US 20040243303 A1
Humans identify location and directions based on visual cues, such as landmarks, rather than a precise coordinate grid. A database of landmarks can be used to determine the location of a user who can merely describe their location in the same manner they would to any human contact. The location of the user can be determined based on the landmarks described in the input, and the areas from which all of those landmarks are visible. Various databases can be used, including text-based and three-dimensional. Similarly, various mechanisms can be used to determine the user's location, including hierarchical approaches, query optimization approaches, and visibility percentage approaches. Ultimately, the user's location can be determined without the need for expensive, dedicated infrastructure, without compromising the user's security, and without subjecting the user to system outages.
46. A database of landmarks comprising, for each landmark in the database: topological information related to the landmark, wherein the topological information describes a larger and more geometrically simple structure than the landmark; and user-noticeable features related to the landmark, wherein the user-noticeable features are prominent features or features that distinguish the landmark from similar landmarks in the database.
47. The database of
48. The database of
49. The database of
50. The database of
51. The database of
52. A method for generating a database of landmarks comprising:
deriving topological information from a series of overlapping images;
quantizing the topological information to represent a simple geometric structure;
increasing the size of the simple geometric structure to account for quantizing errors;
generating descriptions of user-noticeable features of the landmarks; and
linking the descriptions of the user-noticeable features to a corresponding quantized topological information.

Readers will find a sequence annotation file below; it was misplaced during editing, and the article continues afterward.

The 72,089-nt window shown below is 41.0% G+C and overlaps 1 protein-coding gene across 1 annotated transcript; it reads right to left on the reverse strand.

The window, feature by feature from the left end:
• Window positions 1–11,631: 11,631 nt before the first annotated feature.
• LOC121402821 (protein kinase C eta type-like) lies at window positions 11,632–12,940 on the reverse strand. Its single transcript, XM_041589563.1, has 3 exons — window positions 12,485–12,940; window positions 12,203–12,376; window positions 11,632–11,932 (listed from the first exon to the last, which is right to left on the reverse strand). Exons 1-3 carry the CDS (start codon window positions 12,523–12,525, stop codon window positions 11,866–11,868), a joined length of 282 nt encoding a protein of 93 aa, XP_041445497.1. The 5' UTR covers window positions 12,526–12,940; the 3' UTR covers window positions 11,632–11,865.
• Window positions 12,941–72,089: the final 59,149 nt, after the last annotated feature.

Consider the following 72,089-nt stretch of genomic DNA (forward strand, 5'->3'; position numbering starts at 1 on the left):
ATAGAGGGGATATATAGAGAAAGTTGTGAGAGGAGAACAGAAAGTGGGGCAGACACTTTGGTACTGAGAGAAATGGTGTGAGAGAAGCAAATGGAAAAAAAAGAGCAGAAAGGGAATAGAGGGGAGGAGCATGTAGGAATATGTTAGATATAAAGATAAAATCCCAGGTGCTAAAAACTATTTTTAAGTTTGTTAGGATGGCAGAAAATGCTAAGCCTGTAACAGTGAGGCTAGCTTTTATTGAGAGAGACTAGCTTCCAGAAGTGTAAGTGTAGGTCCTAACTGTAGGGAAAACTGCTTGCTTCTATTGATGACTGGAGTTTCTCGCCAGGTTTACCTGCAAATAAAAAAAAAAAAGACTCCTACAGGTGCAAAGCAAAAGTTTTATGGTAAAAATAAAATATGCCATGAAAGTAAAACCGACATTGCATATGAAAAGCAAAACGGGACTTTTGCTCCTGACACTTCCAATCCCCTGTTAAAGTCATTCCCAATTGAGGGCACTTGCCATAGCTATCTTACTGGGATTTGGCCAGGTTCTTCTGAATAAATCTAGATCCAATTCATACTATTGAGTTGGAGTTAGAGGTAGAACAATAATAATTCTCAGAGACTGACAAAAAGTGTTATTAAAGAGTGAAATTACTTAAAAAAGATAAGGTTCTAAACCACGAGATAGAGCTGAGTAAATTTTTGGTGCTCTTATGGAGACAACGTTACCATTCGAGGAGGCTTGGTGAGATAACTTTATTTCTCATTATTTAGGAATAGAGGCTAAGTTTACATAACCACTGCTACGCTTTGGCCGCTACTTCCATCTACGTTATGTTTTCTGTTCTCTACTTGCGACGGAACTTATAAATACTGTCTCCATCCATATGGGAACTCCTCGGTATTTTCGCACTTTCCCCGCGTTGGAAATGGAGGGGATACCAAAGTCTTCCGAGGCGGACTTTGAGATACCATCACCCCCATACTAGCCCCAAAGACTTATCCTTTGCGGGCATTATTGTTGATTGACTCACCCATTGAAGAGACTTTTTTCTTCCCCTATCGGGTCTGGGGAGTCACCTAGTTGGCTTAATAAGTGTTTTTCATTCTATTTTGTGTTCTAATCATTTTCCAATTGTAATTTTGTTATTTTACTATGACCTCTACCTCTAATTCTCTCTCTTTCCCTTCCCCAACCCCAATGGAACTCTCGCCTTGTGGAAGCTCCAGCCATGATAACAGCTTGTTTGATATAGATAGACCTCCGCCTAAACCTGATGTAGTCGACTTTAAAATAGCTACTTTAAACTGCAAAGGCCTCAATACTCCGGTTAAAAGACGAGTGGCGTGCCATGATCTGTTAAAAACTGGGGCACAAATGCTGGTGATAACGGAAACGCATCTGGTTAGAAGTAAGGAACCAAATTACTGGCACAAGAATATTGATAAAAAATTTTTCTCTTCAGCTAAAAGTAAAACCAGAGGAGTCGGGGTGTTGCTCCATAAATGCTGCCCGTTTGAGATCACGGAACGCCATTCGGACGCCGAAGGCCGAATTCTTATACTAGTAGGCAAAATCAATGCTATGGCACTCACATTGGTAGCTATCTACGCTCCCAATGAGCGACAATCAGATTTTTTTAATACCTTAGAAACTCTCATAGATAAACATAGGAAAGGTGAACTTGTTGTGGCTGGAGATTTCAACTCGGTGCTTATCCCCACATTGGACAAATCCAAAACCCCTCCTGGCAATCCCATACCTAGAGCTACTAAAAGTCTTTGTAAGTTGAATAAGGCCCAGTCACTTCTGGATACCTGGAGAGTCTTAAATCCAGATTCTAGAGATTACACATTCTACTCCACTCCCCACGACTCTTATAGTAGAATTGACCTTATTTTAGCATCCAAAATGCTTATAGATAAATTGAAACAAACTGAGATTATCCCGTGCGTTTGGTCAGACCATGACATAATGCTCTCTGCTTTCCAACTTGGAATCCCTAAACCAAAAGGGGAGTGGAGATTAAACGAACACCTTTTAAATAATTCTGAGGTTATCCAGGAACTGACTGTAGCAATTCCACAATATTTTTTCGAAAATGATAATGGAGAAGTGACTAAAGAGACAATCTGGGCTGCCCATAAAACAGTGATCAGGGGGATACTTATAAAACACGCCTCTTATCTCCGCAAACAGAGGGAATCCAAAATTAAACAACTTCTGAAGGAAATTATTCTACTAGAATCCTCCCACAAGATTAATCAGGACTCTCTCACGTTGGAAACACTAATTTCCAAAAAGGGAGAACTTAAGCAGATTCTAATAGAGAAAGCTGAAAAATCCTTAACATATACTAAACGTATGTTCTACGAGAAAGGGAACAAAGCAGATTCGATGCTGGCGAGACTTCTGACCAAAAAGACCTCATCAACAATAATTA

53. The method of
54. The method of
55. The method of
56. The method of
57. The method of
58. The method of
59. A computer-readable medium having computer-executable instructions for generating a database of landmarks, the computer-executable instructions performing steps comprising:
deriving topological information from a series of overlapping images;
quantizing the topological information to represent a simple geometric structure;
increasing the size of the simple geometric structure to account for quantizing errors;
generating descriptions of user-noticeable features of the landmarks; and
linking the descriptions of the user-noticeable features to a corresponding quantized topological information.
60. The computer-readable medium of
61. The computer-readable medium of
62. The computer-readable medium of
63. The computer-readable medium of
64. The computer-readable medium of
65. The computer-readable medium of
 While the appended claims set forth the features of the present invention with particularity, the invention, together with its objects and advantages, may be best understood from the following detailed description taken in conjunction with the accompanying drawings of which:
FIG. 1 is a block diagram generally illustrating an exemplary computer system on which the present invention resides;
FIG. 2 is a three-dimensional representation of an exemplary area in which the present invention can be used;
FIG. 3 is a two-dimensional representation of an exemplary area in which the present invention can be used; and
FIG. 4 is a flowchart illustrating one preferred embodiment of the present invention.
 The present invention contemplates the determination of the location of a user based on the user's description of their surroundings. A portable computing device can be used to accept user input and determine the user's location, or communicate with additional computing devices to determine the user's location. A database of landmarks, and other visual cues, can be accessed to identify the landmarks described by the user. The database can further be used to determine the user's location by identifying a unique location that matches the user provided description of the user's view.